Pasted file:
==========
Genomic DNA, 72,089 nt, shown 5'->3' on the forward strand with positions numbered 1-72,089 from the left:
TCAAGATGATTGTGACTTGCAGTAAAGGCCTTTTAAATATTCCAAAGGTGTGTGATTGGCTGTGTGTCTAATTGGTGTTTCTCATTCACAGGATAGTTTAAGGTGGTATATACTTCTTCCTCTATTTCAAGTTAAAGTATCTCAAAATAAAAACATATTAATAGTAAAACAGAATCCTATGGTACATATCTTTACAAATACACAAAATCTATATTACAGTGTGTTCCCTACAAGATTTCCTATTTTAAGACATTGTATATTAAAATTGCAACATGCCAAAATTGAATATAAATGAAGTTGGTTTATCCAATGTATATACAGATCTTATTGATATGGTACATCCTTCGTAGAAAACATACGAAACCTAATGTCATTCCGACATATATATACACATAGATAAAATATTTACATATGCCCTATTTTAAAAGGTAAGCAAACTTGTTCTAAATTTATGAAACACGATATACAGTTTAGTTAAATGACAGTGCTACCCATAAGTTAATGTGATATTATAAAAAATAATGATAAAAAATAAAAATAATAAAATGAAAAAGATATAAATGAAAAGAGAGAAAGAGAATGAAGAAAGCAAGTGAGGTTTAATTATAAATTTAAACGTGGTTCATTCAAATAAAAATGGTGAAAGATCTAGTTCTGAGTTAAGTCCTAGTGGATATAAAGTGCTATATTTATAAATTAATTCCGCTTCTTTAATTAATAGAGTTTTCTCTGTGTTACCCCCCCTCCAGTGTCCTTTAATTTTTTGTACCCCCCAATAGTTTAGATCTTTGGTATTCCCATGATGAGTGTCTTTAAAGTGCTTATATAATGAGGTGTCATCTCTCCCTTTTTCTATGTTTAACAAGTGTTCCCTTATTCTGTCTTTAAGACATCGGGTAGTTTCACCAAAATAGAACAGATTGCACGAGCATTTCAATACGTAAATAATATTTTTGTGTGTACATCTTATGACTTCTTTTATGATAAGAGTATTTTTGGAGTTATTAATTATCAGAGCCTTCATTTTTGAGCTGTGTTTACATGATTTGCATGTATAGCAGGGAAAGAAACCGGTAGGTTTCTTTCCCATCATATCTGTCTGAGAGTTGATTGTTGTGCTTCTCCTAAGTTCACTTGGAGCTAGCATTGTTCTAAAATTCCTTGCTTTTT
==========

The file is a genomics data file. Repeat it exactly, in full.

Genomic DNA, 72,089 nt, shown 5'->3' on the forward strand with positions numbered 1-72,089 from the left:
TCAAGATGATTGTGACTTGCAGTAAAGGCCTTTTAAATATTCCAAAGGTGTGTGATTGGCTGTGTGTCTAATTGGTGTTTCTCATTCACAGGATAGTTTAAGGTGGTATATACTTCTTCCTCTATTTCAAGTTAAAGTATCTCAAAATAAAAACATATTAATAGTAAAACAGAATCCTATGGTACATATCTTTACAAATACACAAAATCTATATTACAGTGTGTTCCCTACAAGATTTCCTATTTTAAGACATTGTATATTAAAATTGCAACATGCCAAAATTGAATATAAATGAAGTTGGTTTATCCAATGTATATACAGATCTTATTGATATGGTACATCCTTCGTAGAAAACATACGAAACCTAATGTCATTCCGACATATATATACACATAGATAAAATATTTACATATGCCCTATTTTAAAAGGTAAGCAAACTTGTTCTAAATTTATGAAACACGATATACAGTTTAGTTAAATGACAGTGCTACCCATAAGTTAATGTGATATTATAAAAAATAATGATAAAAAATAAAAATAATAAAATGAAAAAGATATAAATGAAAAGAGAGAAAGAGAATGAAGAAAGCAAGTGAGGTTTAATTATAAATTTAAACGTGGTTCATTCAAATAAAAATGGTGAAAGATCTAGTTCTGAGTTAAGTCCTAGTGGATATAAAGTGCTATATTTATAAATTAATTCCGCTTCTTTAATTAATAGAGTTTTCTCTGTGTTACCCCCCCTCCAGTGTCCTTTAATTTTTTGTACCCCCCAATAGTTTAGATCTTTGGTATTCCCATGATGAGTGTCTTTAAAGTGCTTATATAATGAGGTGTCATCTCTCCCTTTTTCTATGTTTAACAAGTGTTCCCTTATTCTGTCTTTAAGACATCGGGTAGTTTCACCAAAATAGAACAGATTGCACGAGCATTTCAATACGTAAATAATATTTTTGTGTGTACATCTTATGACTTCTTTTATGATAAGAGTATTTTTGGAGTTATTAATTATCAGAGCCTTCATTTTTGAGCTGTGTTTACATGATTTGCATGTATAGCAGGGAAAGAAACCGGTAGGTTTCTTTCCCATCATATCTGTCTGAGAGTTGATTGTTGTGCTTCTCCTAAGTTCACTTGGAGCTAGCATTGTTCTAAAATTCCTTGCTTTTT